Friday, December 6, 2019

Obesity Global Burden among Indigenous Population-Free Samples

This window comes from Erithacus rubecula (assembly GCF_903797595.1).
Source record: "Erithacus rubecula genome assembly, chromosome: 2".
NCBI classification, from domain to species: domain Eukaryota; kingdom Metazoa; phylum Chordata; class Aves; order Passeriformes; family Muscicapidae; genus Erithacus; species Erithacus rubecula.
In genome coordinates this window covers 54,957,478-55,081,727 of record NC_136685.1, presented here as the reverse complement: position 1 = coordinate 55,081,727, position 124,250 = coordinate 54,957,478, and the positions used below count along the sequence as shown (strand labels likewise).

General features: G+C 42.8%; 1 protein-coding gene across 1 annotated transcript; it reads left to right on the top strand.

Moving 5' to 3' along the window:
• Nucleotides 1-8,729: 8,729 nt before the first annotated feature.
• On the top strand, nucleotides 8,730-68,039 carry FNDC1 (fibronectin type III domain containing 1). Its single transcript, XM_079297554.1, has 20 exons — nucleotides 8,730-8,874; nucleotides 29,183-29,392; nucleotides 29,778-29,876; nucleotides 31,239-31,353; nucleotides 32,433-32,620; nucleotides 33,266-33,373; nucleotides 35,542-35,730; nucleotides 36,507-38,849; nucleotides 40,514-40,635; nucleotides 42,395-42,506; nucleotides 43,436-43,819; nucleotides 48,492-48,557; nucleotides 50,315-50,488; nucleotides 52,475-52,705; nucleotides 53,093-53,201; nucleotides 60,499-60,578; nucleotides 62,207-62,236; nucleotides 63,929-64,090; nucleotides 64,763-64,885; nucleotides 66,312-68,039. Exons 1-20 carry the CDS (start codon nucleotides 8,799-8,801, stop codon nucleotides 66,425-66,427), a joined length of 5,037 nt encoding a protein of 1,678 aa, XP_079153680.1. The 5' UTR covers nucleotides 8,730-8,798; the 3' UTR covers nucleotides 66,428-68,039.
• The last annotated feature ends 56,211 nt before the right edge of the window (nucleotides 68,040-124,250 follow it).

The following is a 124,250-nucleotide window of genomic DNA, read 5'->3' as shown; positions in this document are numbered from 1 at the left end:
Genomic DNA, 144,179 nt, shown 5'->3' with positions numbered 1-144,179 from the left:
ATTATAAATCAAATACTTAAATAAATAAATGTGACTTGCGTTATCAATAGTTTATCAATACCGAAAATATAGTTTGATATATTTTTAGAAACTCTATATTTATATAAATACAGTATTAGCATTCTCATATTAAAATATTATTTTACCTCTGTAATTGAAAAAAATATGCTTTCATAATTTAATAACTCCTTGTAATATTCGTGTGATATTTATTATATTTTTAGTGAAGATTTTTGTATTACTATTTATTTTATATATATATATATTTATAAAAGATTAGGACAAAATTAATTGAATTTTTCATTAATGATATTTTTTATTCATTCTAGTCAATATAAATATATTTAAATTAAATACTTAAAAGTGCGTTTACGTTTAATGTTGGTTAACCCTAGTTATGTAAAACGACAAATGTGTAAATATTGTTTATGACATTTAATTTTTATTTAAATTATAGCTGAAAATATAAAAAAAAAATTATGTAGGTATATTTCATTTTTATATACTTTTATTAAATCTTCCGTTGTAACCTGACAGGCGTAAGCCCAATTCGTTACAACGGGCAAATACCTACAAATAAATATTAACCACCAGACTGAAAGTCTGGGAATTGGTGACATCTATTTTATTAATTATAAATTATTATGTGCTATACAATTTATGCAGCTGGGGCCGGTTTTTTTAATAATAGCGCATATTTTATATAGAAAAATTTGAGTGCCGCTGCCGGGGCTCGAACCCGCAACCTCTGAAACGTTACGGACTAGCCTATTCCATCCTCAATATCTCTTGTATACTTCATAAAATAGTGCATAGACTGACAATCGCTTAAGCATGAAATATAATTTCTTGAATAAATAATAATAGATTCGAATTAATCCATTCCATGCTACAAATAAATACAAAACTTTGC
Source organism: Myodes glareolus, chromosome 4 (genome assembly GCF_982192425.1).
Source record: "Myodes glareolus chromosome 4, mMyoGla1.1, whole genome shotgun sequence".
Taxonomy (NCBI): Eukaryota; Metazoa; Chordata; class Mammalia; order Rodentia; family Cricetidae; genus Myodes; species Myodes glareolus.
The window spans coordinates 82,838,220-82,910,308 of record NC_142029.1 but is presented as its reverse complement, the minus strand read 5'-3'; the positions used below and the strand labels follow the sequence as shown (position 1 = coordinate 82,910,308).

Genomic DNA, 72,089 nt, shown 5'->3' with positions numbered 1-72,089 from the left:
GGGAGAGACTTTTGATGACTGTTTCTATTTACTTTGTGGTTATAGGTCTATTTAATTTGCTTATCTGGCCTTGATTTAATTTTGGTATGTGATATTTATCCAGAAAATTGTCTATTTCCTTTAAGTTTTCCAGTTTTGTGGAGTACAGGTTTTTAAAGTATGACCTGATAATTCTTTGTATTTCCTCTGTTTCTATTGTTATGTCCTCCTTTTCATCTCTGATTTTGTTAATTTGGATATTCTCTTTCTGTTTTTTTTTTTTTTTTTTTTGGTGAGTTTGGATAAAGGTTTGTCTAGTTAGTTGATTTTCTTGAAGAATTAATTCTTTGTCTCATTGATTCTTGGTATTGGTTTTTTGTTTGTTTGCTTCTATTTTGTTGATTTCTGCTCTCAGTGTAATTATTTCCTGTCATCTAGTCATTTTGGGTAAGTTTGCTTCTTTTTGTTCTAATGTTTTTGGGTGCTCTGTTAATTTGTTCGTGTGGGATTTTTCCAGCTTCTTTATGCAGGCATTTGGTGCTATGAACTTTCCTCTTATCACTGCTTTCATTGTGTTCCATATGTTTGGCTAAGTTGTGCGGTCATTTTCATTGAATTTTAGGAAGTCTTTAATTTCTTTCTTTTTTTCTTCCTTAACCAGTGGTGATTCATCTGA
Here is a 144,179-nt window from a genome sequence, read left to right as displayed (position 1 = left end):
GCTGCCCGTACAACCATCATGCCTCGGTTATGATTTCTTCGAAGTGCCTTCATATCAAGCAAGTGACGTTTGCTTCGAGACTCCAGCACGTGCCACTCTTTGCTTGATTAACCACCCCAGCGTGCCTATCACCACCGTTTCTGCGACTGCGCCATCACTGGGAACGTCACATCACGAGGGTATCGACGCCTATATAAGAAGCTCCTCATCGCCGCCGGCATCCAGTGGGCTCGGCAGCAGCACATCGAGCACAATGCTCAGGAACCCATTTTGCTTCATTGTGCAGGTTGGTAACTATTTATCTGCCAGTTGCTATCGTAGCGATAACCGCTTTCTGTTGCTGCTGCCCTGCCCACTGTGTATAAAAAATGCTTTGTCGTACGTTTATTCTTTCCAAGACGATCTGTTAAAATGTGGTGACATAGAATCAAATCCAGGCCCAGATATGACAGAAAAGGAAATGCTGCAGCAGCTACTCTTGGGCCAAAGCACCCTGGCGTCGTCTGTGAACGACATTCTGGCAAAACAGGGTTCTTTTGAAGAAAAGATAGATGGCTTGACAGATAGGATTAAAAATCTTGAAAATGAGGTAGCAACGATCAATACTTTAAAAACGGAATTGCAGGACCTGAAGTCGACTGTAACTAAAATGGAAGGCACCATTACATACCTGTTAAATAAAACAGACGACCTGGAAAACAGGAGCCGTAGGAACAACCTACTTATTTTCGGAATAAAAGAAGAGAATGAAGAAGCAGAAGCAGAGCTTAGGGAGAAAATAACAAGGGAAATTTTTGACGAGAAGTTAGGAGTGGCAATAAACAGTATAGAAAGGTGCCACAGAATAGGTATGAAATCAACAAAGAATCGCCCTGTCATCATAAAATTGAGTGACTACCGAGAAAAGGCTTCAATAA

Question: Obesity in Two Indigenous Populations of Australia and Thailand? Answer: Introducation: The prevalence of obesity among the Indigenous population across various countries has thwarted the lives of many. The threats due to overweight and obesity have underpinned the health status of the people of these nationalities to a vast extent and efforts are in progress to mitigate the conditions and offer resolutions to the nagging issues thereby decreasing the chances of occurrence of health disparity (United Nations 2009). Hence I feel that the social determinants of health that encompass the complex and integrated system constituting the personal, economic, social, environmental factors that in turn influence the health of individuals should be critically analyzed. Such analysis will pave the way for better understanding the situations relevant to two nations, one having the developing status and the other one having an emerging economy (Perrin 2013). In the following report I will try to compare and contrast the global burden of obesity in the context of developed nation Aust ralia to that of the developing country of Thailand for their social determinants as well as the intervention modalities. I will use information retrieved from suitable academic journal articles to discuss and provide an insight into the chosen topic of obesity among the two populations and the subsequent interventions that are rampant to curb the throbbing condition holistically. Social determinants of health influencing obesity in the Australian and Thai populations In my exploration for finding pertinent data with respect to the social determinants of health among the Australian population I came across findings that stated that in this developed nation, obesity has spread like epidemic with gravely affecting its inhabitants. More than half of the adult population fell victim to obesity or are found to be overweight. I also came to know that the relative prevalence of obesity is higher among the males compared to the females in Australia. The greater value of the markers for obesity in the form of Body Mass Index (BMI) is found to be the second highest contributor to the burden of disease that in turn is reflected upon the morbidity and mortality (Rahman and Harding 2013). In my endeavor to identify the social determinants of obesity I also came across a modeling study that predicted the epidemiology of obesity progression and its subsequent outcomes. The model estimated that the rising levels of obesity will bring upon wrath to the younger mas s in contrast to the older adult cohort. In the situation relevant to the population, as per their predictions the healthy weight gain level is likely to decline with steady level maintenance of overweight. However, the rates of incidence pertaining to obesity as well as severe obesity are predicted to be increased manifold beyond 2016 thereby indicating for substantial increase of healthcare expenditures and concomitant implications in contrast to the bygone decades (Hayes et al. 2017). Further from these studies, I found that sedentary lifestyle comprising of lack of physical activities, improper nutritional intake and dearth of awareness regarding the potential hazards of obesity or overweight affected the Australian population more rigorously than anything else. In contrast to the Australian population, I will try to compare the social determinants of health in the Thai population where the rates of industrialization as well as the per capita source of income are less that has acquired Thailand the developing status. While investigating on the specific issue I came across articles that vividly discussed and explained the prevalence of obesity in the Thai population and mentioned it to be the second highest in terms of prevalence in the Southeast Asian region. Thailand has been recognized as a nation with low and middle level incomes that in turn affects the cause of obesity because of potential strain imposed on the limited resources. On information procured from this study I found that the etiology of obesity may be attributed to the causes of leading of unhealthy mode of lifestyle that further accentuates the risk of the disease prevalence among the children, adolescents and elderly Thai population. The epidemiological survey related to th e gender, age and geographical distribution of the obesity prevalence revealed that unhealthy consumption of food added to deteriorate the situation with increasingly higher rates of overweight and obesity. All these factors lead to increased levels of associated co-morbidities due to obesity that accounted for higher economic costs. I also found that the social impact of obesity is also greater in this population which again added for serious health consequences (Teerawattananon 2017). In another study that I referred to, findings based o the cross-sectional research suggested that significant lifestyle changes among the community dwellers in Bangkok in Thailand harbored negative health outcomes with increased prevalence of overweight or obesity. Alteration in dietary habits from traditional eating of consuming rice with vegetables were shifted to taking rice with animal meat among the current population that further lead to increase the consumption of energy dense food and caused for increased incidence of overweight and obesity in the relevant population. Irrespective of gender, dietary diversity through rise in the consumption of diversified food also contributed to the emanation of obesity in the Thai residents (Tsuchiya et al. 2017). Thus I feel that the impact of globalization has hit the Thai dwellers as well compelling them to shift their cultural and dietary patterns grossly from their traditional beliefs and practices. Interventions to combat obesity in the Australian and Thai populations According to the scenario in Australia, I came to know that the children and adolescents are particularly vulnerable to encounter the adverse health impacts of obesity. Hence measures to resolve this issue has highlighted on tackling the nutritional policies and governing the food supply and food markets initiatives stringently. Studies have emphasized on taking strict control and actions to mitigate the sedentary lifestyle, consumption of energy dense in addition to nutrient poor food products and beverages (Lobstein 2015). On further probing into the matter regarding the promulgation of appropriate interventional strategies to ameliorate the condition of obesity, I came across article that indicated towards the cost effectiveness of engaging in the non-surgical obesity interventions in the concerned population. The suggestions and recommendations made in these studies relied on health education and healthy eating promotional schemes among the vulnerable population to safeguard agai nst the negative impacts of obesity. Sex specific elements were found to majorly contribute towards cost effectiveness of the projected interventions and males were found to be likely benefited from adopting such practices (Boyers et al. 2015).Thus I believe, safe and suitable interventions in regulating the social determinants of health are vital to the Australian population. On the contrary in the Thai population, the trends and prevalence of obesity as per the National Health Surveys data for the duration of 1991-2009 showed that socio-economic status of the inhabitants accounted for the onset of obesity. The average increase in the rate of prevalence was greater in both males and females irrespective of their level of educational attainment. I found that the researchers have constantly hammered on the issue of providing sufficient education for abating the problems that ensue due to obesity among the men and women in Thailand (Aekplakorn et al. 2014). As per the findings from another study I also came across the vital issue pertinent to the economic burden of obesity on the Thai population. The propositions made by the Thai policymakers suggested on the enhancement of public awareness and promotion of healthy lifestyle to abate the condition of obesity amongst the concerned population. Large scale and effective strategies in line with the situation rel evant to the Thai population has been opined by appropriate authorities to resolve the scenario (Pitayatienanan 2014). Thus I feel that national health expenditure, and cost of productivity loss, cost of hospital related absenteeism and cost incurred due to premature mortality may be curtailed to a large extent on following of interventions in a satisfactory manner. Thus comparing and contrasting the social determinants of health and the associated interventions in the developed and developing countries of Australia and Thailand respectively, I can infer that the nature of problem and the root causes behind the disease burden is primarily attributed to the unhealthy lifestyle and lack of physical activity. Therefore the interventions should aim to foster public awareness and knowledge to educate the vulnerable population and ensure their quality of life, wellbeing and healthy weight management. Hence, I further feel that tackling of chronic metabolic syndrome like obesity needs greater and collaborative approaches involving the stakeholders and the policymakers to harbor optimal and effective solutions. References Aekplakorn, W., Inthawong, R., Kessomboon, P., Sangthong, R., Chariyalertsak, S., Putwatana, P. and Taneepanichskul, S., 2014. Prevalence and trends of obesity and association with socioeconomic status in Thai adults: national health examination surveys, 19912009.Journal of obesity,2014. Boyers, D., Avenell, A., Stewart, F., Robertson, C., Archibald, D., Douglas, F., Hoddinott, P. and van Teijlingen, E., 2015. A systematic review of the cost-effectiveness of non-surgical obesity interventions in men.Obesity research clinical practice,9(4), pp.310-327. Hayes, A.J., Lung, T.W.C., Bauman, A. and Howard, K., 2017. Modelling obesity trends in Australia: unravelling the past and predicting the future.International Journal of Obesity,41(1), pp.178-185. Lobstein, T., Jackson-Leach, R., Moodie, M.L., Hall, K.D., Gortmaker, S.L., Swinburn, B.A., James, W.P.T., Wang, Y. and McPherson, K., 2015. Child and adolescent obesity: part of a bigger picture.The Lancet,385(9986), pp.2510-2520. Perrin, V.A., 2013. Social determinants of health.Health Affairs,32(11), p.2060. Pitayatienanan, P., Butchon, R., Yothasamut, J., Aekplakorn, W., Teerawattananon, Y., Suksomboon, N. and Thavorncharoensap, M., 2014. Economic costs of obesity in Thailand: a retrospective cost-of-illness study.BMC health services research,14(1), p.146. Rahman, A. and Harding, A., 2013. Prevalence of overweight and obesity epidemic in Australia: some causes and consequences.JP Journal of Biostatistics,10(1), p.31. Teerawattananon, Y., 2017. Obesity in Thailand and Its Economic Cost Estimation. Tsuchiya, C., Amnatsatsue, K., Sirikulchayanonta, C., Kerdmongkol, P. and Nakazawa, M., 2017. Lifestyle-Related Factors for Obesity among Community-Dwelling Adults in Bangkok, Thailand.Kokusai Hoken Iryo (Journal of International Health),32(1), pp.9-16. United Nations. Department of Economic, 2009.State of the World's Indigenous Peoples(Vol. 9). United Nations Publications.